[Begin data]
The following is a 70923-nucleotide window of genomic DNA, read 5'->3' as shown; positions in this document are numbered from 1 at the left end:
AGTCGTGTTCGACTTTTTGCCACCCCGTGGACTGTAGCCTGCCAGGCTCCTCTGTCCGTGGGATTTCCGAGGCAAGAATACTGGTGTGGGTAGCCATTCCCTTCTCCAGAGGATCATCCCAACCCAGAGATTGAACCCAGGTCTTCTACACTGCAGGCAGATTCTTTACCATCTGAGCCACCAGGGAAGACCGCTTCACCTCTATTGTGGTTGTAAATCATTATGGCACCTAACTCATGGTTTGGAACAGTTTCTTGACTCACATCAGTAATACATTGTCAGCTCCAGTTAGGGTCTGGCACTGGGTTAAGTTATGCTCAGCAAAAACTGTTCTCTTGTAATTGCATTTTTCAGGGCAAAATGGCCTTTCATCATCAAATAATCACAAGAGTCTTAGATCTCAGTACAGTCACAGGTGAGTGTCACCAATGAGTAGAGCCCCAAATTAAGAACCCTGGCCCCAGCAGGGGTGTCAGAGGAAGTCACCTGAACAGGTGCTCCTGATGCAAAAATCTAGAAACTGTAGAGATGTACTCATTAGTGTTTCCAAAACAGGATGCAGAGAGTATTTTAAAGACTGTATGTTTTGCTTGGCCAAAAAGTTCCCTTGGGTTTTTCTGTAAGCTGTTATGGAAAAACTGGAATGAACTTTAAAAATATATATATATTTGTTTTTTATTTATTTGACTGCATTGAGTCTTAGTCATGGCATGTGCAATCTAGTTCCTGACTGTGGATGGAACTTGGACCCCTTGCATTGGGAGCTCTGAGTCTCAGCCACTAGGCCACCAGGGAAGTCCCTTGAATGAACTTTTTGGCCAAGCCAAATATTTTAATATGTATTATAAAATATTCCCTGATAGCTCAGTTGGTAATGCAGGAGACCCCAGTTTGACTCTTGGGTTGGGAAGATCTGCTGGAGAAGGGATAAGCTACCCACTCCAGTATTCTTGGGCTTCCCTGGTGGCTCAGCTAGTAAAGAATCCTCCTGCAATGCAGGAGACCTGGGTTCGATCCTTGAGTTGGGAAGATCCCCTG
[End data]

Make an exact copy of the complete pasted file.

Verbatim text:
The following is a 70923-nucleotide window of genomic DNA, read 5'->3' as shown; positions in this document are numbered from 1 at the left end:
AGTCGTGTTCGACTTTTTGCCACCCCGTGGACTGTAGCCTGCCAGGCTCCTCTGTCCGTGGGATTTCCGAGGCAAGAATACTGGTGTGGGTAGCCATTCCCTTCTCCAGAGGATCATCCCAACCCAGAGATTGAACCCAGGTCTTCTACACTGCAGGCAGATTCTTTACCATCTGAGCCACCAGGGAAGACCGCTTCACCTCTATTGTGGTTGTAAATCATTATGGCACCTAACTCATGGTTTGGAACAGTTTCTTGACTCACATCAGTAATACATTGTCAGCTCCAGTTAGGGTCTGGCACTGGGTTAAGTTATGCTCAGCAAAAACTGTTCTCTTGTAATTGCATTTTTCAGGGCAAAATGGCCTTTCATCATCAAATAATCACAAGAGTCTTAGATCTCAGTACAGTCACAGGTGAGTGTCACCAATGAGTAGAGCCCCAAATTAAGAACCCTGGCCCCAGCAGGGGTGTCAGAGGAAGTCACCTGAACAGGTGCTCCTGATGCAAAAATCTAGAAACTGTAGAGATGTACTCATTAGTGTTTCCAAAACAGGATGCAGAGAGTATTTTAAAGACTGTATGTTTTGCTTGGCCAAAAAGTTCCCTTGGGTTTTTCTGTAAGCTGTTATGGAAAAACTGGAATGAACTTTAAAAATATATATATATTTGTTTTTTATTTATTTGACTGCATTGAGTCTTAGTCATGGCATGTGCAATCTAGTTCCTGACTGTGGATGGAACTTGGACCCCTTGCATTGGGAGCTCTGAGTCTCAGCCACTAGGCCACCAGGGAAGTCCCTTGAATGAACTTTTTGGCCAAGCCAAATATTTTAATATGTATTATAAAATATTCCCTGATAGCTCAGTTGGTAATGCAGGAGACCCCAGTTTGACTCTTGGGTTGGGAAGATCTGCTGGAGAAGGGATAAGCTACCCACTCCAGTATTCTTGGGCTTCCCTGGTGGCTCAGCTAGTAAAGAATCCTCCTGCAATGCAGGAGACCTGGGTTCGATCCTTGAGTTGGGAAGATCCCCTG